THE WORLD’S most-wanted Nazi fugitive, who had a hand in the murder of more than 120,000 Jews, evaded justice by dying a free man in Syria, the group hunting him has revealed.
Alois Brunner, the right hand man to Adolf Eichmann, was responsible for the deportation of 128,500 people to death camps. Investigators at the Simon Wiesenthal Centre have established that he died of natural causes in Damascus at least four years ago, when he would have been 98. The centre’s chief Nazi-hunter said he remained an unrepentant antisemite until his death.
Brunner lived in Damascus for decades under the pseudonym Georg Fischer. Despite certainty in the West as to his true identity, the Syrian government led by Hafez al-Assad, the current dictator’s father, refused repeated requests to extradite him.
He is believed to have worked as a security adviser to Rifaat al-Assad, brother of the former president, and schooled the Syrian regime in the interrogation and torture techniques used by the president to cement his grip on power.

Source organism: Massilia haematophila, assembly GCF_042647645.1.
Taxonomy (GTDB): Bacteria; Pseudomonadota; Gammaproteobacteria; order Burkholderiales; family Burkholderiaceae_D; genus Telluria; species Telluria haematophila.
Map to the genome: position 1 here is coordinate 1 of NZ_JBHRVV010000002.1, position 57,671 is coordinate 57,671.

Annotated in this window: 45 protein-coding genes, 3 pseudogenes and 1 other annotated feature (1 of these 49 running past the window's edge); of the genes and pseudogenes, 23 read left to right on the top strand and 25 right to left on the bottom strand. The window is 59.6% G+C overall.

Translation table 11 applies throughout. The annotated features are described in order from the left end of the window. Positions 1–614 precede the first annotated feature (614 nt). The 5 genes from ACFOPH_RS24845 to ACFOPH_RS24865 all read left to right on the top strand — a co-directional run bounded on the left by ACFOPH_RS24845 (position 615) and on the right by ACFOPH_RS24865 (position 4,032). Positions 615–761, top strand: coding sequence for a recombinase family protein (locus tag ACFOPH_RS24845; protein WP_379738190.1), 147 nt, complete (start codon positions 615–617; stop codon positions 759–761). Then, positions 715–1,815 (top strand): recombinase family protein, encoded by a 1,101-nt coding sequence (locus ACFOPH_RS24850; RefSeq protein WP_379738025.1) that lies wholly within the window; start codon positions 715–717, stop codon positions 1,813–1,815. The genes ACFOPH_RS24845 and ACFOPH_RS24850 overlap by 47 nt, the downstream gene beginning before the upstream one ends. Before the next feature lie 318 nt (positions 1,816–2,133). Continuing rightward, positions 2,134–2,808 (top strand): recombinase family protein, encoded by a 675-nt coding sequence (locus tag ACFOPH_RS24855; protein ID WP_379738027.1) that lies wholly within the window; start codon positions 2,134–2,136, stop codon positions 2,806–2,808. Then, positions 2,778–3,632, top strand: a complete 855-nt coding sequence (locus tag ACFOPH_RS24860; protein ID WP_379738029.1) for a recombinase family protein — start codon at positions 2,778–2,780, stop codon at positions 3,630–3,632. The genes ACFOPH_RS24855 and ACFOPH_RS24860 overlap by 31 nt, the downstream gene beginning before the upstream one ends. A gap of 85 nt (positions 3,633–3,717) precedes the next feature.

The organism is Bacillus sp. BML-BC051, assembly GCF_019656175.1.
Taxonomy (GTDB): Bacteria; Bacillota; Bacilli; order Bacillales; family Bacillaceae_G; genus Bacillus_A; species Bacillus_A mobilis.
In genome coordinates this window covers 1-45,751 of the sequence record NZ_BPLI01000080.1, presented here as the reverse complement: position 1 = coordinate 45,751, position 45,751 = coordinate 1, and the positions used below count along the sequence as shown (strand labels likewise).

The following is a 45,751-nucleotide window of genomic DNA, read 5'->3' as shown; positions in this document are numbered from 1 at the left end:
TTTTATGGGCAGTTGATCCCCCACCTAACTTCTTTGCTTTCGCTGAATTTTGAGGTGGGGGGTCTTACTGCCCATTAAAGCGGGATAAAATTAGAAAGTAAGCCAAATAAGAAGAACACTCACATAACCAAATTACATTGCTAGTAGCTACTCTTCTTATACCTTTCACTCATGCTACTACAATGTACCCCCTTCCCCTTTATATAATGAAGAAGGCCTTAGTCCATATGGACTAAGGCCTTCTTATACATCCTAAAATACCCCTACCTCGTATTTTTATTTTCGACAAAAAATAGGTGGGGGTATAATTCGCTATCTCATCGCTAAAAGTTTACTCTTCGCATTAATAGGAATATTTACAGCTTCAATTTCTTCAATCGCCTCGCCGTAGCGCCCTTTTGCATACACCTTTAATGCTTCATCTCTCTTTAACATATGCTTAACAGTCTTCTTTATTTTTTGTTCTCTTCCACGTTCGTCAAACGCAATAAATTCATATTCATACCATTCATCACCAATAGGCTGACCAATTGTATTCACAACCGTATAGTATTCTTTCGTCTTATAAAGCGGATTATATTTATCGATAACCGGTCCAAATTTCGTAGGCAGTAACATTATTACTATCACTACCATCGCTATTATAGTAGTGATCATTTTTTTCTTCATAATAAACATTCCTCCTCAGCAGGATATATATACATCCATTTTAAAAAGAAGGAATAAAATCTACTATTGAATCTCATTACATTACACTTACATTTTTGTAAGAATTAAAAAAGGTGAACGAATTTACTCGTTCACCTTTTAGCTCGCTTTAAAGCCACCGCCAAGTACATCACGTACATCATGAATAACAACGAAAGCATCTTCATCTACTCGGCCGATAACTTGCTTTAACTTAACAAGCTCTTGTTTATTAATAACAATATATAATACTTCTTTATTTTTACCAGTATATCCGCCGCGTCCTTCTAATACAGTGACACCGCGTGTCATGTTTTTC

He was twice thought to have been wounded by mail bombs attributed to Mossad, the Israeli secret service, and surrounded himself with security guards at all times.
In his last known interview, in 1987, he told the Chicago Sun-Times that his Jewish victims “deserved to die because they were the devil’s agents and human garbage”. He had “no regrets and would do it again”, he said.
Efraim Zuroff, the Simon Wiesenthal Centre’s chief Nazi hunter, said that the Syrian civil war made it impossible to confirm Brunner’s death, but that there was no doubt in his mind. “I took his name off the list”, Mr Zuroff said.
Born in Austria, Brunner led the Central Office for Jewish Emigration in Vienna from 1939 to 1943.
He had been condemned to death after being found guilty in France in 1954 of crimes against humanity.
The Australian/The Times